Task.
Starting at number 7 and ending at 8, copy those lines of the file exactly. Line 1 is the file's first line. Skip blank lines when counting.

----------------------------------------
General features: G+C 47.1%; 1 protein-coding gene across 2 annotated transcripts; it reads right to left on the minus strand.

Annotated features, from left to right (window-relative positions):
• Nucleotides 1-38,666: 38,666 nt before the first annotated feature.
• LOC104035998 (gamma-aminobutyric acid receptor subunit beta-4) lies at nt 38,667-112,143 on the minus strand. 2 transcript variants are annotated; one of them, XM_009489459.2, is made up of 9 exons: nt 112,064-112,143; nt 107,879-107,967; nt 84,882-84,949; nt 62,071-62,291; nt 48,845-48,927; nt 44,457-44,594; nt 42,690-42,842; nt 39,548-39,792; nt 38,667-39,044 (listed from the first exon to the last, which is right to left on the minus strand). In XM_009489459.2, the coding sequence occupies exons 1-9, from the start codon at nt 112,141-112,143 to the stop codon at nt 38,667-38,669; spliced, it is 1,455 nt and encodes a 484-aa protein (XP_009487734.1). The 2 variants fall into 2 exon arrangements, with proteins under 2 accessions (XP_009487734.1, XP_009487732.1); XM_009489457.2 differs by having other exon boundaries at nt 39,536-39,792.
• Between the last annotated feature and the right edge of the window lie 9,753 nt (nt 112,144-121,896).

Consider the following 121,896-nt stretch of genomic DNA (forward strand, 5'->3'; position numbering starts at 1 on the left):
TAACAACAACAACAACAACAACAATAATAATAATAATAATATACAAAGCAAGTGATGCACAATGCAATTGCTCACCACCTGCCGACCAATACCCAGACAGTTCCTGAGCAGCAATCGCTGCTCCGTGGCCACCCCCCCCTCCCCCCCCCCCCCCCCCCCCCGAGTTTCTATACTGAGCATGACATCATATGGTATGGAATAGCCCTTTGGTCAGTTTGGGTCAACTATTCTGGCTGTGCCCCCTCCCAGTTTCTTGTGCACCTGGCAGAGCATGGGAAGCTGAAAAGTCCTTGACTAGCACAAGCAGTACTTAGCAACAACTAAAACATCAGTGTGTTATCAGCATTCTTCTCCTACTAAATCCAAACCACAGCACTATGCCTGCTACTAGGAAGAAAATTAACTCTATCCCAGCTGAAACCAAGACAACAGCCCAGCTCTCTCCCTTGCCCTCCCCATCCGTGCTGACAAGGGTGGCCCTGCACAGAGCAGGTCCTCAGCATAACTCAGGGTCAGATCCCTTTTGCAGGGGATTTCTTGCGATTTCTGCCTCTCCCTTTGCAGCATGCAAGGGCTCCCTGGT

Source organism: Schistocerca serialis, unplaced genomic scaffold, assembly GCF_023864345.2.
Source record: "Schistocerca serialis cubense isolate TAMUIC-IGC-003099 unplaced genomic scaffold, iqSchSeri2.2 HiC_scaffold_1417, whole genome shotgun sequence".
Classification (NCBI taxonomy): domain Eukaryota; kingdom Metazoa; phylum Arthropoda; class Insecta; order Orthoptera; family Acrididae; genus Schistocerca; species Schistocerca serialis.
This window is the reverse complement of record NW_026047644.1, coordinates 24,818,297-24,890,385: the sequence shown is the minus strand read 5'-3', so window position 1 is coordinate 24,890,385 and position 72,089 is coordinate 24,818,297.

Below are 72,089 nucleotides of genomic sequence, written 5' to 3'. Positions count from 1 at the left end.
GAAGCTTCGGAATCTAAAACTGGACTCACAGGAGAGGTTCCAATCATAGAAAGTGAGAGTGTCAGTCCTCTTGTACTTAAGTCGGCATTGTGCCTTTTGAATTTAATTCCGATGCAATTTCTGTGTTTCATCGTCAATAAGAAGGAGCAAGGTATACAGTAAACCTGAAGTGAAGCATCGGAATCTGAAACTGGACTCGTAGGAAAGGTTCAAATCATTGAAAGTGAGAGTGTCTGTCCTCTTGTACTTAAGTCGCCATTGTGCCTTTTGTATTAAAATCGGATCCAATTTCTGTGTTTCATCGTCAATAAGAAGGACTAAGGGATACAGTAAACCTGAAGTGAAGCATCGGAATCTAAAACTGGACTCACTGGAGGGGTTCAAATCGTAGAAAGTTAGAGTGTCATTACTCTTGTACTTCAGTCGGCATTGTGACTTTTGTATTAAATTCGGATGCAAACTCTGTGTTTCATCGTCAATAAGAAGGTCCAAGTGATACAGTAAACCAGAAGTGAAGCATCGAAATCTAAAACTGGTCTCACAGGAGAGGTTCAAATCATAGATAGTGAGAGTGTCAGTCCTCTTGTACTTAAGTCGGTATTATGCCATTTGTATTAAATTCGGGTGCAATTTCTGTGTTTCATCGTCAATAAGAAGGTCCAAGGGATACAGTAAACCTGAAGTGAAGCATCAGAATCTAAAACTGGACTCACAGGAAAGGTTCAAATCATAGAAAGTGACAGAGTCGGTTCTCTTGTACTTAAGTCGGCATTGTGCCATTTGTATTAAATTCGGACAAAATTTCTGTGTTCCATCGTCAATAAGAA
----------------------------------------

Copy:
TAACAACAACAACAACAACAACAATAATAATAATAATAATATACAAAGCAAGTGATGCACAATGCAATTGCTCACCACCTGCCGACCAATACCCAGACAGTTCCTGAGCAGCAATCGCTGCTCCGTGGCCACCCCCCCCTCCCCCCCCCCCCCCCCCCCCCGAGTTTCTATACTGAGCATGACATCATATGGTATGGAATAGCCCTTTGGTCAGTTTGGGTCAACTATTCTGGCTGTGCCCCCTCCCAGTTTCTTGTGCACCTGGCAGAGCATGGGAAGCTGAAAAGTCCTTGACTAGCACAAGCAGTACTTAGCAACAACTAAAACATCAGTGTGTTATCAGCATTCTTCTCCTACTAAATCCAAACCACAGCACTATGCCTGCTACTAGGAAGAAAATTAACTCTATCCCAGCTGAAACCAAGACAACAGCCCAGCTCTCTCCCTTGCCCTCCCCATCCGTGCTGACAAGGGTGGCCCTGCACAGAGCAGGTCCTCAGCATAACTCAGGGTCAGATCCCTTTTGCAGGGGATTTCTTGCGATTTCTGCCTCTCCCTTTGCAGCATGCAAGGGCTCCCTGGT

Source organism: Schistocerca serialis, unplaced genomic scaffold, assembly GCF_023864345.2.